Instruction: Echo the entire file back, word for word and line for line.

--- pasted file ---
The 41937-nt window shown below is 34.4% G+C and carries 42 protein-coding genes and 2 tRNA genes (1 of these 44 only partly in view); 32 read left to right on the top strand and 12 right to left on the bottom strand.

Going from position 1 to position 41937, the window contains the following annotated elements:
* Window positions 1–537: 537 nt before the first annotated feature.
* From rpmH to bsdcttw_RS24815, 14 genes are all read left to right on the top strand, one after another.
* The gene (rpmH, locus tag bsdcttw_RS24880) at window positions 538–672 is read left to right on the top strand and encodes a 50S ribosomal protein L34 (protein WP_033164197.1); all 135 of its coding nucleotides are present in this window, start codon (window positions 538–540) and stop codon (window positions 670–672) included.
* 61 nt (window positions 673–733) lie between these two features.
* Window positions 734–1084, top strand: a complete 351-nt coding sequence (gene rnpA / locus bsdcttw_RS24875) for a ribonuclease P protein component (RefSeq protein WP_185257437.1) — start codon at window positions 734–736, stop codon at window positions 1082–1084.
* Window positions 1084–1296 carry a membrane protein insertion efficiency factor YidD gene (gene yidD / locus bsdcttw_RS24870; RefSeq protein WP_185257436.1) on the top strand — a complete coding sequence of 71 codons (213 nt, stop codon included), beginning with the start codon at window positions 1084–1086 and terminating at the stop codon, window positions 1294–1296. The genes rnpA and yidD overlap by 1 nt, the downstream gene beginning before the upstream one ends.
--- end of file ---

The 41937-nt window shown below is 34.4% G+C and carries 42 protein-coding genes and 2 tRNA genes (1 of these 44 only partly in view); 32 read left to right on the top strand and 12 right to left on the bottom strand.

Going from position 1 to position 41937, the window contains the following annotated elements:
* Window positions 1–537: 537 nt before the first annotated feature.
* From rpmH to bsdcttw_RS24815, 14 genes are all read left to right on the top strand, one after another.
* The gene (rpmH, locus tag bsdcttw_RS24880) at window positions 538–672 is read left to right on the top strand and encodes a 50S ribosomal protein L34 (protein WP_033164197.1); all 135 of its coding nucleotides are present in this window, start codon (window positions 538–540) and stop codon (window positions 670–672) included.
* 61 nt (window positions 673–733) lie between these two features.
* Window positions 734–1084, top strand: a complete 351-nt coding sequence (gene rnpA / locus bsdcttw_RS24875) for a ribonuclease P protein component (RefSeq protein WP_185257437.1) — start codon at window positions 734–736, stop codon at window positions 1082–1084.
* Window positions 1084–1296 carry a membrane protein insertion efficiency factor YidD gene (gene yidD / locus bsdcttw_RS24870; RefSeq protein WP_185257436.1) on the top strand — a complete coding sequence of 71 codons (213 nt, stop codon included), beginning with the start codon at window positions 1084–1086 and terminating at the stop codon, window positions 1294–1296. The genes rnpA and yidD overlap by 1 nt, the downstream gene beginning before the upstream one ends.